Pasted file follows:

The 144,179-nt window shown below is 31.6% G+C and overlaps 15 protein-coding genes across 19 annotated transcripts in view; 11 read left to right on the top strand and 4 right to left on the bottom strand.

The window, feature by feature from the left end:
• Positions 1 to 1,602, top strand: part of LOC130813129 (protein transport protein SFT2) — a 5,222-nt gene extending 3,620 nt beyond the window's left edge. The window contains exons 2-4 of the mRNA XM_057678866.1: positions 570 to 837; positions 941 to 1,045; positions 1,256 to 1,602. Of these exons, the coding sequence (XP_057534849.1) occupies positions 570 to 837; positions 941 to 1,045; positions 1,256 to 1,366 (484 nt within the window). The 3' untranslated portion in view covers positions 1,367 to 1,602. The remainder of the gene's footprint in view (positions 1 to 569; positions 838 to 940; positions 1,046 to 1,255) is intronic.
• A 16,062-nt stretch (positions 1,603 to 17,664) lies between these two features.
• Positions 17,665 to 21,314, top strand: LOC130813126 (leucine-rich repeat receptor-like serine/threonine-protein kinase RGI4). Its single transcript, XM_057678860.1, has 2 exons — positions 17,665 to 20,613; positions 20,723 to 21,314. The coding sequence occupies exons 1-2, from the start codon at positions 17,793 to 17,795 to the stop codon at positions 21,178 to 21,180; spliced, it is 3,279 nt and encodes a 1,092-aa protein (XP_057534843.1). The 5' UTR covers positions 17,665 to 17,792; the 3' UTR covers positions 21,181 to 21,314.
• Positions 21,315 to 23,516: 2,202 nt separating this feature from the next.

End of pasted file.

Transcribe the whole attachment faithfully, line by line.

The 144,179-nt window shown below is 31.6% G+C and overlaps 15 protein-coding genes across 19 annotated transcripts in view; 11 read left to right on the top strand and 4 right to left on the bottom strand.

The window, feature by feature from the left end:
• Positions 1 to 1,602, top strand: part of LOC130813129 (protein transport protein SFT2) — a 5,222-nt gene extending 3,620 nt beyond the window's left edge. The window contains exons 2-4 of the mRNA XM_057678866.1: positions 570 to 837; positions 941 to 1,045; positions 1,256 to 1,602. Of these exons, the coding sequence (XP_057534849.1) occupies positions 570 to 837; positions 941 to 1,045; positions 1,256 to 1,366 (484 nt within the window). The 3' untranslated portion in view covers positions 1,367 to 1,602. The remainder of the gene's footprint in view (positions 1 to 569; positions 838 to 940; positions 1,046 to 1,255) is intronic.
• A 16,062-nt stretch (positions 1,603 to 17,664) lies between these two features.
• Positions 17,665 to 21,314, top strand: LOC130813126 (leucine-rich repeat receptor-like serine/threonine-protein kinase RGI4). Its single transcript, XM_057678860.1, has 2 exons — positions 17,665 to 20,613; positions 20,723 to 21,314. The coding sequence occupies exons 1-2, from the start codon at positions 17,793 to 17,795 to the stop codon at positions 21,178 to 21,180; spliced, it is 3,279 nt and encodes a 1,092-aa protein (XP_057534843.1). The 5' UTR covers positions 17,665 to 17,792; the 3' UTR covers positions 21,181 to 21,314.
• Positions 21,315 to 23,516: 2,202 nt separating this feature from the next.